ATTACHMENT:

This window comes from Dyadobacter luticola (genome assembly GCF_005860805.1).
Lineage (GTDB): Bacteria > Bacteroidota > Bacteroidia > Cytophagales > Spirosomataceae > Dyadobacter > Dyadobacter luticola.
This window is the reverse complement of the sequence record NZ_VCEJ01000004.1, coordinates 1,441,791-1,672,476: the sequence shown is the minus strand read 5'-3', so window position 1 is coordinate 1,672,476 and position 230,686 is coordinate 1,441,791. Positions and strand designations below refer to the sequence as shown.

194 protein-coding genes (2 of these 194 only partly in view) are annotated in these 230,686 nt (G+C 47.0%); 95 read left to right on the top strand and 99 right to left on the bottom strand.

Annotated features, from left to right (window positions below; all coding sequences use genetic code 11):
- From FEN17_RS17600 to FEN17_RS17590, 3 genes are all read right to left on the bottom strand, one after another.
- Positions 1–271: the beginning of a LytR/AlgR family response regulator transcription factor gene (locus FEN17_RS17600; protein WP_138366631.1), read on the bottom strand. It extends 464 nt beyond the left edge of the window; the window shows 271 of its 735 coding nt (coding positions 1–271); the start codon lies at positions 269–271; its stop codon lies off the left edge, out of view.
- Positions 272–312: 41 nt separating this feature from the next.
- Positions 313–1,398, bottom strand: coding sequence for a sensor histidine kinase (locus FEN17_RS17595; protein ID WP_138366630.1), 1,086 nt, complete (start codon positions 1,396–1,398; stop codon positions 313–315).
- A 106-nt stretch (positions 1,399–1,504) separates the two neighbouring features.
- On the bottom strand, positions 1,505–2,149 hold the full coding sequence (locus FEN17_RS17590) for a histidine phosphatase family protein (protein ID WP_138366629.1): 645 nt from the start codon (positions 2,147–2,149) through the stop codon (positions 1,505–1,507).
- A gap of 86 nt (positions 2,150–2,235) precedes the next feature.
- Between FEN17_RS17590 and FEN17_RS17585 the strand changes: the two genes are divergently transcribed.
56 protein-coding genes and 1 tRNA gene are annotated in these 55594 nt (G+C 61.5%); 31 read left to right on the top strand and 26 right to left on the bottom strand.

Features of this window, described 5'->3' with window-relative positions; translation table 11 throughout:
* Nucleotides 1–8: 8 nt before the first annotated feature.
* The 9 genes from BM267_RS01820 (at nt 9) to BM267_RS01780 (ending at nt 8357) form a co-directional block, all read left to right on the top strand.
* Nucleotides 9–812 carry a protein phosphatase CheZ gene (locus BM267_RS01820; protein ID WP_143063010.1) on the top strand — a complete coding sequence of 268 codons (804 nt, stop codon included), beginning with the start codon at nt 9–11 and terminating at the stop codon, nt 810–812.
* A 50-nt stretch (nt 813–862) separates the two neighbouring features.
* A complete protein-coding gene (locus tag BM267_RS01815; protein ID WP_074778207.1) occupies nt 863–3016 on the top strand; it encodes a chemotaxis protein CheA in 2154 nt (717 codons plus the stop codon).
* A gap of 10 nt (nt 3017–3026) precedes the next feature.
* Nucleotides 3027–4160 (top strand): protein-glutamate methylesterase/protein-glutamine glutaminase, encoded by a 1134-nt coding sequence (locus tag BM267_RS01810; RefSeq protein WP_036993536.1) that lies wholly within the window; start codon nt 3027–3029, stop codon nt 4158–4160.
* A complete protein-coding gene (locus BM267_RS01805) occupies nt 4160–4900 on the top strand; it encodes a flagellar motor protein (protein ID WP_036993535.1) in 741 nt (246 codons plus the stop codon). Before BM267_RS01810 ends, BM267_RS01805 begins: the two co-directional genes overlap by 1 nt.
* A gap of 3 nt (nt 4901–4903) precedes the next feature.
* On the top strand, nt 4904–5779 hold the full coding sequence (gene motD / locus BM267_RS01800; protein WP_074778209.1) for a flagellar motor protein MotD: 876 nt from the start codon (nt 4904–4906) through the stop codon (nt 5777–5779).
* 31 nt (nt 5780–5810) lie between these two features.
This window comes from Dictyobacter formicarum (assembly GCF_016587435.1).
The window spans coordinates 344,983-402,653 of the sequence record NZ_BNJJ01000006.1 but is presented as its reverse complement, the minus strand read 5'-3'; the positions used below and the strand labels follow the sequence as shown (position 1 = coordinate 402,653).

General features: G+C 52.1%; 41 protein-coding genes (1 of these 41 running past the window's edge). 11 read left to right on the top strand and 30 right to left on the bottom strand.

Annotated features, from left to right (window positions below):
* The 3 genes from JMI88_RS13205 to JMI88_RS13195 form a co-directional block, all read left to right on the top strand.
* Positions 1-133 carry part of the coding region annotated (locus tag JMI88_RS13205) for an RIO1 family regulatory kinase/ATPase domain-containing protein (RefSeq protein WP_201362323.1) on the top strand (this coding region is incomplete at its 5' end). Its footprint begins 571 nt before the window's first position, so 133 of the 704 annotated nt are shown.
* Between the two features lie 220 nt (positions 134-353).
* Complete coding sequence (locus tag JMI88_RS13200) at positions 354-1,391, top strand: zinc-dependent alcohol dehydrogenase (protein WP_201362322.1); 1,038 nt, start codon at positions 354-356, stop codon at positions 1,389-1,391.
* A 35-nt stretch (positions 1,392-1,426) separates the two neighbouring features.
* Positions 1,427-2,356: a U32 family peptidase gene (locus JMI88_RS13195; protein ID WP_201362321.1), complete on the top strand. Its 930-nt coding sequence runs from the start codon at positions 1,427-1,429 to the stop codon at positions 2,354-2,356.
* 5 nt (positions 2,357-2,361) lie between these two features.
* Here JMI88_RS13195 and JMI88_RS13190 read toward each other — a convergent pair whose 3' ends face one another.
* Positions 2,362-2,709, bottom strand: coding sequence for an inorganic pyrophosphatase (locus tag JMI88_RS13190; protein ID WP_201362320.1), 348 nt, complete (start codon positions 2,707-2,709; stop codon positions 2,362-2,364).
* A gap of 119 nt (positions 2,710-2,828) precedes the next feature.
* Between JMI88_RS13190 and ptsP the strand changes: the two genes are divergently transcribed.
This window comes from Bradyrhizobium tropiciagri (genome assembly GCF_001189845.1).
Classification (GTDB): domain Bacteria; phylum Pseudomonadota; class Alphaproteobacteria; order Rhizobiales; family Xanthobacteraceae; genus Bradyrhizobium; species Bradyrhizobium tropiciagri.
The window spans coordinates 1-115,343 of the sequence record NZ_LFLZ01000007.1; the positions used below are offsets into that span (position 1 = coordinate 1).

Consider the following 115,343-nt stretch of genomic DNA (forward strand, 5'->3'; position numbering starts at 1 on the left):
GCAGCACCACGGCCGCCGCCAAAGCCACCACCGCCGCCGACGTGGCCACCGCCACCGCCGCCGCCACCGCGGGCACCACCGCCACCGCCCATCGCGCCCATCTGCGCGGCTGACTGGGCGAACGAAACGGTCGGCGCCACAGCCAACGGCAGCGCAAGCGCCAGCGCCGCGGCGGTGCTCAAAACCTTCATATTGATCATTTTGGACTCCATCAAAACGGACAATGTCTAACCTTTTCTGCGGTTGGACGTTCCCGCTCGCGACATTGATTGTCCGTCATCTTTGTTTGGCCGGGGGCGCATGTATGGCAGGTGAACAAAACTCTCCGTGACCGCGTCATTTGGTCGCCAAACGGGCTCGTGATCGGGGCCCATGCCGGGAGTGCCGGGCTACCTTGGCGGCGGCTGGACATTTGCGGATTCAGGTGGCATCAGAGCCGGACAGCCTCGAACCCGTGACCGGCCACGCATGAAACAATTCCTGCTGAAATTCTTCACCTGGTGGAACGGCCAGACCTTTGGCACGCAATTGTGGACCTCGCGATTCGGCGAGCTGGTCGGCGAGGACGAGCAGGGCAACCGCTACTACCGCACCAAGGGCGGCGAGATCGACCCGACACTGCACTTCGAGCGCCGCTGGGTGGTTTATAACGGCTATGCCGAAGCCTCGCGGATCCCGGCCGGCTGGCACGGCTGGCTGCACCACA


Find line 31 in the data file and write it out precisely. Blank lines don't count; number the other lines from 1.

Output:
* The 3 genes from JMI88_RS13205 to JMI88_RS13195 form a co-directional block, all read left to right on the top strand.